Couples Say ‘I Do’ — in Israel
In 1986, Nomie Azoff stood under the chuppah in the Laromme Hotel in Jerusalem. Nearly 500 friends and family members were there to witness her union with Alan Azoff.
The hotel, which overlooks the Western Wall, is in the center of town, and the scene was breathtaking.
“We were in the heart of everything in Jerusalem, where the modern and the biblical meet. We were surrounded by at least 5,000 years of history. It was magic. You can’t find that anywhere else,” said Nomie, a native of Morocco who met her husband, a Californian, in Israel, where her family moved when she was 8.
Many Los Angeles couples have made the choice to get married in Israel. They do it because they have a connection to the Holy Land or because they were living there at the time. It is cheaper to hold a ceremony and party there, and for many couples, more meaningful.
Despite the language and cultural differences and the stress of dealing with the rabbinate, local couples decided that it is worth the sacrifices to have the weddings of their dreams.
Drew Alyeshmerni Leach of San Pedro married her husband Jason Leach in an event hall in Jaffa on New Year’s Eve 2015. The two wanted to have their wedding in Israel because, she said, it was a strong part of their lives and identities.
“Being able to make that unity in the land of Israel was something we are so privileged to be able to do at this time,” she said. “For thousands of years we didn’t have autonomy. To be able to go to the place where we are from and build the foundations of our future family was really special.”
Alyeshmerni Leach said she and her husband hosted nearly 200 people, ate delicious catered food and had “a fairy tale wedding on the coast of the Mediterranean,” for a third of the cost it would have been in the United States.
“I did a little bargaining,” she said. “But everything was so affordable that I didn’t really have to do much.”
Another bride, Tova Dworkin of Burbank, said she spent $25,000 — about the same amount that Alyeshmerni Leach budgeted for — and had a fancy wedding in Jerusalem on Jan. 11, 2016.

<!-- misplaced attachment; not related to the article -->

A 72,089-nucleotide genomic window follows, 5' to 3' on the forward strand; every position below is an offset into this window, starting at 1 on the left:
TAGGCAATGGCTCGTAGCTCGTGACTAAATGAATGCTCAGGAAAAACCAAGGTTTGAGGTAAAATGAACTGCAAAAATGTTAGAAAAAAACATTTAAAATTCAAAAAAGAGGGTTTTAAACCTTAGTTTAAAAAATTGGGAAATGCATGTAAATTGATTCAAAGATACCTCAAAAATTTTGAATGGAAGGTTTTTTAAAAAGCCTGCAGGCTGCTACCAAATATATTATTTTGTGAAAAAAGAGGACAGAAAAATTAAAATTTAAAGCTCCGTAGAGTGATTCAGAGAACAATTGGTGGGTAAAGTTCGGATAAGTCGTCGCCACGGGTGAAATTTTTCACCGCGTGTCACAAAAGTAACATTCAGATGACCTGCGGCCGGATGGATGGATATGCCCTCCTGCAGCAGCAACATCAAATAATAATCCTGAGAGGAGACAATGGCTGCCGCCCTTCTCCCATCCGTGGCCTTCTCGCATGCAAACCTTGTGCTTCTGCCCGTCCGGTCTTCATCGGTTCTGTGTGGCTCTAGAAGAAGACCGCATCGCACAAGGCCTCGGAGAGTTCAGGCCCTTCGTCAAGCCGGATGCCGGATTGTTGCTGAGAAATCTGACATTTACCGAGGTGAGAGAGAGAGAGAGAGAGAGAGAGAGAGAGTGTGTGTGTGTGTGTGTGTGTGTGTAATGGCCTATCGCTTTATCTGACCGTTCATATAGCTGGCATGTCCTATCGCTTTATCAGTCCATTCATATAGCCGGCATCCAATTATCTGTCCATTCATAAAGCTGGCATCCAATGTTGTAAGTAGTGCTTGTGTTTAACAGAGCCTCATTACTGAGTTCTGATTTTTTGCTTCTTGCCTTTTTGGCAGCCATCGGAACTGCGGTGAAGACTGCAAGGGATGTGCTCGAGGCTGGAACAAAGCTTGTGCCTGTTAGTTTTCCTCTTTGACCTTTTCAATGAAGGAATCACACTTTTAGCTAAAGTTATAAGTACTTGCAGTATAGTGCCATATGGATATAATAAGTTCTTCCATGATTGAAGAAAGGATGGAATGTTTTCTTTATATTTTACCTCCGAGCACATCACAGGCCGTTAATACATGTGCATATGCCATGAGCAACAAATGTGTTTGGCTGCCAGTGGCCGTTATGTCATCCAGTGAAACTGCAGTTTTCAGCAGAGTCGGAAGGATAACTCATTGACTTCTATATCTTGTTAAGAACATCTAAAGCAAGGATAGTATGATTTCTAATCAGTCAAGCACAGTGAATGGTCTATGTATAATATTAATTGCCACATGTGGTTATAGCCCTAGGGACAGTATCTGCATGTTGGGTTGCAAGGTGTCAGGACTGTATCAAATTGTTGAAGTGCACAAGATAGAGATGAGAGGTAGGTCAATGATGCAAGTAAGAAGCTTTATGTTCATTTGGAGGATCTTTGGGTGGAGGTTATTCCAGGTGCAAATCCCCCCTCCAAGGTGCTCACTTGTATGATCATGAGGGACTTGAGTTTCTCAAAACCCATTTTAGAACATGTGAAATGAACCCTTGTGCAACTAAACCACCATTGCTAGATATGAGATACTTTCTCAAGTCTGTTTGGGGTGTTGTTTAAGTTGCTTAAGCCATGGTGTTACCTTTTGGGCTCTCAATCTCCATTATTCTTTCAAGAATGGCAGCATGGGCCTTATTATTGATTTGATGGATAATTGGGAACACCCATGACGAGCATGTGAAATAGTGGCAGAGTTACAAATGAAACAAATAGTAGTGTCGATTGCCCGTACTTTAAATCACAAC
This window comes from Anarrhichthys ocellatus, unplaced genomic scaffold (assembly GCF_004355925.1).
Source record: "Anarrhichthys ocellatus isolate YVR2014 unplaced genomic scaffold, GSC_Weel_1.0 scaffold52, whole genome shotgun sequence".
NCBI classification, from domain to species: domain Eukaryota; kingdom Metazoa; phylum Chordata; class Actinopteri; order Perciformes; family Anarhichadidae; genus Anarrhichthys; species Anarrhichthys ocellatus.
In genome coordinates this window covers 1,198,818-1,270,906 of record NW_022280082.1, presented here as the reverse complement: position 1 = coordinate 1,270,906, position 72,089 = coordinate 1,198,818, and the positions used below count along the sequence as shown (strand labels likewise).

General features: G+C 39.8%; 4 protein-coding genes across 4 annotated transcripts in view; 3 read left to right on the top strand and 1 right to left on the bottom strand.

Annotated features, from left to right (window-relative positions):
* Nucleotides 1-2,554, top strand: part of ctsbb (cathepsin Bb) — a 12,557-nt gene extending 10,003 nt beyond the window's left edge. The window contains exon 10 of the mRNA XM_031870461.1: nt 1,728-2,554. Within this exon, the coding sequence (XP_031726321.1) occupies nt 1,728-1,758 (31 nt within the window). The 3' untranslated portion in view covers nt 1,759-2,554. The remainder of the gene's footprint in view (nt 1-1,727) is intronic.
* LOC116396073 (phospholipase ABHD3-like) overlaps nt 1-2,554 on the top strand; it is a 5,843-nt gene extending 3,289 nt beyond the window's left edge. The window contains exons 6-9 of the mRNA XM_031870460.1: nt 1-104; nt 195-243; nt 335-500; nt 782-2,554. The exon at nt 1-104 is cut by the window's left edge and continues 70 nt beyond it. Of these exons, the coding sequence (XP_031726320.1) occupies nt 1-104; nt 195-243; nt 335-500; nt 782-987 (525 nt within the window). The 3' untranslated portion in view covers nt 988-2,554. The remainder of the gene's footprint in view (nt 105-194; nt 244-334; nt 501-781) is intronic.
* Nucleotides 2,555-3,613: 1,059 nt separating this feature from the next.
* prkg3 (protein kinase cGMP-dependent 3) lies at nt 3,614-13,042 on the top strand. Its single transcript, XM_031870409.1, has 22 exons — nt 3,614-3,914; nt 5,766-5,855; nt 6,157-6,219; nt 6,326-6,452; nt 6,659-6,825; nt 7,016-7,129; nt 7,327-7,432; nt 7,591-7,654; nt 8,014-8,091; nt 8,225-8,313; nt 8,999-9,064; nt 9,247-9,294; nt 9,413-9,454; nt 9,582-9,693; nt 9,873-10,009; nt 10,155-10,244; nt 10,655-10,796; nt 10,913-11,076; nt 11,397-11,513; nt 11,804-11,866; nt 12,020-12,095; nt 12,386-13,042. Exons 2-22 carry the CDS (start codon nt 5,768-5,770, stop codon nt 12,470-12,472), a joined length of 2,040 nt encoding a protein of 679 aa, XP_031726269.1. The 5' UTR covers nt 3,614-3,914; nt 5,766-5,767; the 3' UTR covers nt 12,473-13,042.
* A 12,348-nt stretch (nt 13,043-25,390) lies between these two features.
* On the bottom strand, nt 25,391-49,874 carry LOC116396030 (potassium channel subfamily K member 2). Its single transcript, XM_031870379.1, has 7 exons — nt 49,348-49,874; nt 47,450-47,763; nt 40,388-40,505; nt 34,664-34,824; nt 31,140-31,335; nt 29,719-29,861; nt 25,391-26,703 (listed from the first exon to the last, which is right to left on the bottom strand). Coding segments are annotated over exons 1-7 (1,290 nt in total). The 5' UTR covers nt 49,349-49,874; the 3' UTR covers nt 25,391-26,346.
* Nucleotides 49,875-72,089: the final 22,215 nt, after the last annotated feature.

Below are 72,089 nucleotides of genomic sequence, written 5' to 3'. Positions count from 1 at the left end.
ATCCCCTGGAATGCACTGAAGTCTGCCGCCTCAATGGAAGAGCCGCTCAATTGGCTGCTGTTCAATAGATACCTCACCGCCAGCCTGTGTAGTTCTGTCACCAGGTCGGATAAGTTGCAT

“The food, the band, the hall, the flowers and the decorations were [less expensive than in the U.S.]. It was a lot cheaper to have a kosher wedding there,” she said.
To be able to go to the place where we are from and build the foundations of our future family was really special.” — Drew Alyeshmerni Leach
She and her husband, Akiva Dworkin, hosted 350 people, including family members, friends, community members who had invited them over to sleep and eat meals, and students from their respective seminaries and yeshivas.
“It was the most special thing, and I wouldn’t have had it any other way,” Tova said. “It made the holiest day of your life even more holy because it was in the holy city. We took pictures outside the Old City with Jerusalem stone in the background. It was a very powerful experience.”
Since the couple had some trouble with the language barrier, they found an American wedding planner in Israel to help out. “She made the process so much easier, finding us the perfect vendors, negotiating prices with them, and just generally making sure everything ran smoothly leading up to and on our wedding day,” Dworkin said.
Understanding Hebrew was not an issue for Gabriella Zigi of West Hills, who got married at the port of Tel Aviv in 2009. She had been living in Israel at the time, teaching English and finishing her undergraduate degree, when she met her Israeli husband, Haim Zigi, there.
“We did the wedding at sunset, so you could see the sun setting over the Mediterranean,” she said. “Then we went inside, and it was like a club. We danced
Although the California native grew up going to the Conservative synagogue Valley Beth Shalom in Encino, in Israel the rabbinate oversees weddings and makes sure all the ceremonies are technically Orthodox. The couple found a more lenient Orthodox rabbi who allowed the bride to say out loud the vows she wrote. “It was very special,” she said.
The rabbinate also posed a problem for the Azoffs, who live in Westlake Village. It wanted to know whether Alan, who met his wife while touring as an oboe player, was Jewish. (He is.) But Alan didn’t understand Hebrew, and he had to answer private questions in front of strangers to prove his Jewish identity.
“Alan just saw a bunch of bearded men speaking Hebrew,” his wife said. “It was a big deal and caused a little bit of a challenge.”
But the final result was worth it — for everyone.
Both of their families made a big effort to attend the wedding because it was in Israel. Their relatives flew in from France, Morocco, England, Spain, New York, Boston, Los Angeles and Belgium.
“No other wedding before that in the family included all the brothers and sisters, let alone the husbands, wives, nephews and nieces,” Nomie said. “There was never a wedding in my family before or after that where everyone was able to come.”
The rainy season in Israel put a damper on the Leach wedding, but the couple took it all in stride. “It rained the heaviest downpour of the season that night,” Alyeshmerni Leach said. “But it ended up being a blessing. No one could leave. There was a storm brewing outside and we were safe and cozy inside. A year later, we had to go back to Israel and get dressed again and retake our wedding photos.”
Despite a few issues here and there, Alyeshmerni Leach had a great experience holding her wedding in Israel.
“It was magical,” she said. “Getting married there was a way for us to unite our families and become a couple in the land where we all began.”